Abstract: Examining the Impact of COVID-19 on Sexual Contact, Comfort Attending Sexual Venues, and Sexual Safety Practices in a Global Sample of Gay, Bisexual, and Other Men Who Have Sex with Men (Society for Social Work and Research 27th Annual Conference - Social Work Science and Complex Problems: Battling Inequities + Building Solutions)

All in-person and virtual presentations are in Mountain Standard Time Zone (MST).

SSWR 2023 Poster Gallery: as a registered in-person and virtual attendee, you have access to the virtual Poster Gallery which includes only the posters that elected to present virtually. The rest of the posters are presented in-person in the Poster/Exhibit Hall located in Phoenix A/B, 3rd floor. The access to the Poster Gallery will be available via the virtual conference platform the week of January 9. You will receive an email with instructions how to access the virtual conference platform.

102P Examining the Impact of COVID-19 on Sexual Contact, Comfort Attending Sexual Venues, and Sexual Safety Practices in a Global Sample of Gay, Bisexual, and Other Men Who Have Sex with Men

Thursday, January 12, 2023
Phoenix C, 3rd Level (Sheraton Phoenix Downtown)
* noted as presenting author
Juan Jauregui, MPH, MSW, Doctoral Student, UCLA Luskin School of Public Affairs
Alex Garner, Director of Community Engagement, MPact Global
Chenglin Hong, MSW, MPH, PhD Student, University of California, Los Angeles, Los Angeles, WA
Sean Howell, Co-Founder, Hornet
Ian W. Holloway, PhD, Professor, University of California, Los Angeles, Los Angeles, CA
Background and Purpose: The COVID-19 pandemic has drastically impacted the day-to-day lives of communities across the globe. Gay social and sexual venues are opportunities for HIV prevention engagement with gay, bisexual, and other men who have sex with men (GBMSM), however, many of these venues faced closure and other operational restrictions in response to the COVID-19 pandemic. The present study seeks to assess the degree to which GBMSM felt comfortable attending social/sexual venues during the pandemic, sexual practices during the pandemic, and barriers to HIV prevention resources to help inform public health practice.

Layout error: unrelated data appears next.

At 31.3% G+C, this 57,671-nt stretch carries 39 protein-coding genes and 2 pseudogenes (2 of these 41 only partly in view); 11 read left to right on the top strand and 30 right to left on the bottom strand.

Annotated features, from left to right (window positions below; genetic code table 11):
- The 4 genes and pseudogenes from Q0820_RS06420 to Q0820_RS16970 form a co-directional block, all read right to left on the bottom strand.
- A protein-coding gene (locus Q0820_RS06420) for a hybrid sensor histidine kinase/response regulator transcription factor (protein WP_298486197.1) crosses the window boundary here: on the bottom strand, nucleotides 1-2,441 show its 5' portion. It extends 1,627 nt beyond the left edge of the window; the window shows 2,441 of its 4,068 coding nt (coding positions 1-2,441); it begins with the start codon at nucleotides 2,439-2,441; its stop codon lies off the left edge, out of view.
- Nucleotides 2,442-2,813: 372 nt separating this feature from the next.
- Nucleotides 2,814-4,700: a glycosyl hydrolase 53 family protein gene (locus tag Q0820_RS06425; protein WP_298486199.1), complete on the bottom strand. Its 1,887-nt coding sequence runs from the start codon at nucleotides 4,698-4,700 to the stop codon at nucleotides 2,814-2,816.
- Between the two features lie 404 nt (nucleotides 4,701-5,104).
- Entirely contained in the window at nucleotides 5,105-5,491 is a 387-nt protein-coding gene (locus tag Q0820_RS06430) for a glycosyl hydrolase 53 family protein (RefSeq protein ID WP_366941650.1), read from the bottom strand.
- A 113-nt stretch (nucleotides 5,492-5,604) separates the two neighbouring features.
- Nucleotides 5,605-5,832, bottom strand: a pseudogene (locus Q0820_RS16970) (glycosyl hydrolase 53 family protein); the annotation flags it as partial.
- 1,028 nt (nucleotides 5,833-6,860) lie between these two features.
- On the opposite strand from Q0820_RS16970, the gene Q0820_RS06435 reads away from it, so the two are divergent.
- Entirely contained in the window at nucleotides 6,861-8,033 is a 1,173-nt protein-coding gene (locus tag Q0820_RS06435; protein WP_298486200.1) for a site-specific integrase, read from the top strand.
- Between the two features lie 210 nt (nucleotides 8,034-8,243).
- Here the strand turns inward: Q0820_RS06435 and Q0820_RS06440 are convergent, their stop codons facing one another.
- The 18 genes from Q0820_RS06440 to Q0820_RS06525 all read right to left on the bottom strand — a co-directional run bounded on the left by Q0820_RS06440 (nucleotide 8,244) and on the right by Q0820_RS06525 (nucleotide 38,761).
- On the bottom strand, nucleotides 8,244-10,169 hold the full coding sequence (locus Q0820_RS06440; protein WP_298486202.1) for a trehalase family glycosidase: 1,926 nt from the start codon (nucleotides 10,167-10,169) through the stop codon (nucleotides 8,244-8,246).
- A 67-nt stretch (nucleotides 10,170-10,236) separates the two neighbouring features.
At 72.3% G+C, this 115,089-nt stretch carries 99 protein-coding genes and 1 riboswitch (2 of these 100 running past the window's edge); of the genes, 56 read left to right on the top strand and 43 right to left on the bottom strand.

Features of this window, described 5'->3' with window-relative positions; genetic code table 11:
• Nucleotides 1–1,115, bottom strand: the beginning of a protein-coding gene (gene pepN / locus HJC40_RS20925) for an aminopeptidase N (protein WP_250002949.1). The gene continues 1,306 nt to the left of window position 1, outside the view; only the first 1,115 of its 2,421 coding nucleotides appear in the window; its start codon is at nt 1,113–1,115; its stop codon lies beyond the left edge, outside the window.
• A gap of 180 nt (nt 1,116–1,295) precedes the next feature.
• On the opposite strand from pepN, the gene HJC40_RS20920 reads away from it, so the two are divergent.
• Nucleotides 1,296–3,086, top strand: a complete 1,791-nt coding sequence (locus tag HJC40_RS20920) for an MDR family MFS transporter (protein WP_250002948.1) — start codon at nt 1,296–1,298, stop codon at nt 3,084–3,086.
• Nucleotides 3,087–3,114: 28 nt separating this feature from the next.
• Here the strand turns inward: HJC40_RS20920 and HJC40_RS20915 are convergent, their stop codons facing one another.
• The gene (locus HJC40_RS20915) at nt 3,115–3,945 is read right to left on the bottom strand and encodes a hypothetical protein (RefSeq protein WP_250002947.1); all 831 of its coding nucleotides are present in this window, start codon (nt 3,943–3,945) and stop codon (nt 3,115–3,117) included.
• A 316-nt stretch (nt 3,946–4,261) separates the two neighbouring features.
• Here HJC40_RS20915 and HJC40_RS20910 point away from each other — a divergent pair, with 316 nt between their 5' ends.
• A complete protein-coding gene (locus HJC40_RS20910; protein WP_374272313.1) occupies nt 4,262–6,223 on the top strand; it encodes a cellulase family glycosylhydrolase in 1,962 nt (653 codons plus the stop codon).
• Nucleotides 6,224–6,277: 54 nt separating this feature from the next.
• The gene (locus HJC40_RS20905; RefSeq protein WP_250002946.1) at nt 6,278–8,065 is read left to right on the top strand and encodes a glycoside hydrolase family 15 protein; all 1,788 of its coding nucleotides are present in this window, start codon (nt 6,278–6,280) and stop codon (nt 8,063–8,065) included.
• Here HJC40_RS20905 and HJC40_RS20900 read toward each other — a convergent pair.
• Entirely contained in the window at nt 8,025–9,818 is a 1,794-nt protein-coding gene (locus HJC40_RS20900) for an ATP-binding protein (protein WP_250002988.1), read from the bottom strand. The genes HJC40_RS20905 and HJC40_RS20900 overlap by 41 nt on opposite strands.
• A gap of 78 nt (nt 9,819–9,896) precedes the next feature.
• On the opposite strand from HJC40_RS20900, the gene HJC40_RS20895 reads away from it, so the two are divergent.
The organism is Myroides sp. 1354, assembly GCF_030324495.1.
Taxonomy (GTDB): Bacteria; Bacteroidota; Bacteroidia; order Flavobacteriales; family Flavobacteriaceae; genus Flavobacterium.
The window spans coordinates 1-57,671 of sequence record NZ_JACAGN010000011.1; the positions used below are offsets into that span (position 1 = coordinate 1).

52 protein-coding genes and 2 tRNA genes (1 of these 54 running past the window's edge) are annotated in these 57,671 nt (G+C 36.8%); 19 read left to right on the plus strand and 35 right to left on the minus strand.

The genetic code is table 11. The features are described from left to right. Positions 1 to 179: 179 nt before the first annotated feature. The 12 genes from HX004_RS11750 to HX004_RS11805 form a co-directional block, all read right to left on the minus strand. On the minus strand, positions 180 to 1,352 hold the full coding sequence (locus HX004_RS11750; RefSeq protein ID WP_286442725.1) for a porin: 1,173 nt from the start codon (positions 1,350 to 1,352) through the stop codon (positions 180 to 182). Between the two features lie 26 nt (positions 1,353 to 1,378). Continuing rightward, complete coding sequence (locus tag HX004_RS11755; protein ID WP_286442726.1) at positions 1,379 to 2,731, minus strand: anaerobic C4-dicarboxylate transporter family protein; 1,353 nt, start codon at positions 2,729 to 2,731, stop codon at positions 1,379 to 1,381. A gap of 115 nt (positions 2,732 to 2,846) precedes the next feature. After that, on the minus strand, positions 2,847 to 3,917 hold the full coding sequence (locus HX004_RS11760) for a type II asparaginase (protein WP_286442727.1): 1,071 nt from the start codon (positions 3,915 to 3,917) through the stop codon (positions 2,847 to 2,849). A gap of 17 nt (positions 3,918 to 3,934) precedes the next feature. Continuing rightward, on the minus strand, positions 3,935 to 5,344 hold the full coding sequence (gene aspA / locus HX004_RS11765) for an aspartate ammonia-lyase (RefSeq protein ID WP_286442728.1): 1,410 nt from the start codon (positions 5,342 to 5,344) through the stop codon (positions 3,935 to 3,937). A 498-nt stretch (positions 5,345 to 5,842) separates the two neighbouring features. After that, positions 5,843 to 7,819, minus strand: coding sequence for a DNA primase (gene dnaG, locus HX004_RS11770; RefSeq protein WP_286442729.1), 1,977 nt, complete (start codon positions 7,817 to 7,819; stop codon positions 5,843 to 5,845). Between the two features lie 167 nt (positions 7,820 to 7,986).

Methods: Data for this study come from a cross-sectional survey implemented by Hornet, a popular gay social-networking app among GBMSM. Hornet users were invited to participate in an online survey related to the impact of COVID-19 on diverse health-related outcomes in August 2020. Descriptive analyses characterize GBMSM’s comfort attending social/sexual venues and engaging in sexual contact during the ongoing COVID-19 pandemic, and logistic regression analyses describe correlates of sexual contact during the pandemic.

Results: A total of 15,499 participants from 132 countries were included in these analyses. At the time of being surveyed, over half (64.8%) had physical sexual contact with a partner they met on a gay social networking app since the COVID-19 crisis began. Relative to those who had not had a COVID-19 test, those who did were 1.2 times more likely to report sexual contact. Relative to those who tested negative for COVID, those who tested positive were 1.3 times more likely to have sexual contact. Almost half (45.2%) of GBMSM who had sexual contact reported feeling comfortable going to a bar now. Related to HIV prevention, 12.13% reported having no or less access to condoms and/or lubricants during the COVID-19 crisis, and 1.4% of those who have ever taken PrEP stopped due to COVID.

Conclusions and Implications: Sexual partnerships forged online have continued among GBMSM during the COVID-19 pandemic. Our data shows that there is a need for ongoing attention to HIV prevention focused on social and sexual venues GBMSM frequent. Additionally, geosocial networking applications may be leveraged to reach users with COVID-19 vaccine and testing information.